Colonization of mountain birch (Betula pubescens) on Skeiđarársandur

HöfundurÚtgefandiÚtgáfuárÚtgáfustađur
Magdalena Milli Hiedl, Ţóra Ellen Ţórhallsdóttir, Kristín SvavarsdóttirBÍ, LbhÍ, L.r., S.r., Hólar, VMS, MAST, HAG, Matís.2009Reykjavík
RitÁrgangurTölublađBls.
Frćđaţing landbúnađarins6257

Colonization of mountain birch.pdf
Greinin í heild er á pdf skjali hér fyrir ofan

Skeiđarársandur is a huge floodplain (1,000 km2) in the South of Iceland at the foot of
Skeiđarárjökull. It is characterized by its sandy soil and mostly very sparse vegetation
(<5% cover) (Svavarsdóttir & Ţórhallsdóttir 2006). In recent years, mountain birch
(Betula pubescens) has colonized several sites on Skeiđarársandur. Birch forests are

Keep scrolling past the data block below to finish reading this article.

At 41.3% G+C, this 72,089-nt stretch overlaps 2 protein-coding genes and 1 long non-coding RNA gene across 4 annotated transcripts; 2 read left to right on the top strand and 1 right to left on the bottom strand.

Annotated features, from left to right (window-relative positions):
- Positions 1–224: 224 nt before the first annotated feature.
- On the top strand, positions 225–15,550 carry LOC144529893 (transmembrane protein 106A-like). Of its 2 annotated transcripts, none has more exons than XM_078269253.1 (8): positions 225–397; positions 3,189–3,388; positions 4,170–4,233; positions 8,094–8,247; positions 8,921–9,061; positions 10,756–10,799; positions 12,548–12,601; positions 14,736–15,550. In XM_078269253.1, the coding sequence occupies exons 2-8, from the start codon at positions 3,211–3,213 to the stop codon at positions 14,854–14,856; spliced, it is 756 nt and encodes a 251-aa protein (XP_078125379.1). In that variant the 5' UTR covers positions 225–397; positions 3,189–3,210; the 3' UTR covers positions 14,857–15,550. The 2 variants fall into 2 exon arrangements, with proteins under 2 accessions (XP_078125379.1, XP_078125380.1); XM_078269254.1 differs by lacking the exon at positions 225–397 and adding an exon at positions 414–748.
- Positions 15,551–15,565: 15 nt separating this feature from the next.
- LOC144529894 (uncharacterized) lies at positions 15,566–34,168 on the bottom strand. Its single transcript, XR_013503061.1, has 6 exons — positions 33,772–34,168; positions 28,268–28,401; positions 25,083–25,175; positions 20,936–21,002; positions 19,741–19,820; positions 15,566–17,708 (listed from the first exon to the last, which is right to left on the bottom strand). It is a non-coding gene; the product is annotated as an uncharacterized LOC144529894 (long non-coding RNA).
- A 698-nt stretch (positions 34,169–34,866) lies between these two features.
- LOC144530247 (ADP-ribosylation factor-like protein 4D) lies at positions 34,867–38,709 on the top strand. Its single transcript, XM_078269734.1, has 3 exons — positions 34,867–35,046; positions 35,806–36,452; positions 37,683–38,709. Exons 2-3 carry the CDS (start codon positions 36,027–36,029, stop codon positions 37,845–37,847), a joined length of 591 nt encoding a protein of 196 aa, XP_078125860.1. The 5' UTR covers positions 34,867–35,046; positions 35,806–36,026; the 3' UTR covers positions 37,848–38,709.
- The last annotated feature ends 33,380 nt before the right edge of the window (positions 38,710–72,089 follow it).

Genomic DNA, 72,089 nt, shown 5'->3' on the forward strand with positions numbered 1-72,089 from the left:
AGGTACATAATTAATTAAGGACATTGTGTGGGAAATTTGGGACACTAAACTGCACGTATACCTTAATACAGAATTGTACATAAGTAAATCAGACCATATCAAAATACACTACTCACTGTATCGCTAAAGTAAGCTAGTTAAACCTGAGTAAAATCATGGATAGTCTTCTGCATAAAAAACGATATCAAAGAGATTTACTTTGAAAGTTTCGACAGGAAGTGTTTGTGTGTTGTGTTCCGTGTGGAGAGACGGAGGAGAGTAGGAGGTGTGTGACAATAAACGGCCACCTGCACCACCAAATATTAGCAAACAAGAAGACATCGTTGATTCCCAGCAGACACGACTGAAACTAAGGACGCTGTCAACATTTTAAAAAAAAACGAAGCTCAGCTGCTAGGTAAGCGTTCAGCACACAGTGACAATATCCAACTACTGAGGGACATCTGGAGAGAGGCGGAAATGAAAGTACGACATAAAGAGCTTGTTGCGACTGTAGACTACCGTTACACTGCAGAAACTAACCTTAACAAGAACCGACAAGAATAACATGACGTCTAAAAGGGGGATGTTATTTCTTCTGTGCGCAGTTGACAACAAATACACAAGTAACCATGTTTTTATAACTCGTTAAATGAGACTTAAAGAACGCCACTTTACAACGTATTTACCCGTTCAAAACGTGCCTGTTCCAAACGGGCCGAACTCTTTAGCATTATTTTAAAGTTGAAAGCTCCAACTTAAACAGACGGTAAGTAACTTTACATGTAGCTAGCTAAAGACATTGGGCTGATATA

generally regarded as the ”climax vegetation“ of the Icelandic lowlands and during
the Norse settlement they may have covered around 30% of the island. Its
establishment on Skeiđarársandur demonstrates that birch can also play a role in early
stages of primary succession.
In 2004, Bryndís Marteinsdóttir and co-workers (Marteinsdóttir et al. 2007) surveyed
birch populations at four sites on Skeiđarársandur, comparing densities, size and age
distributions, and recording maximum age and fecundity.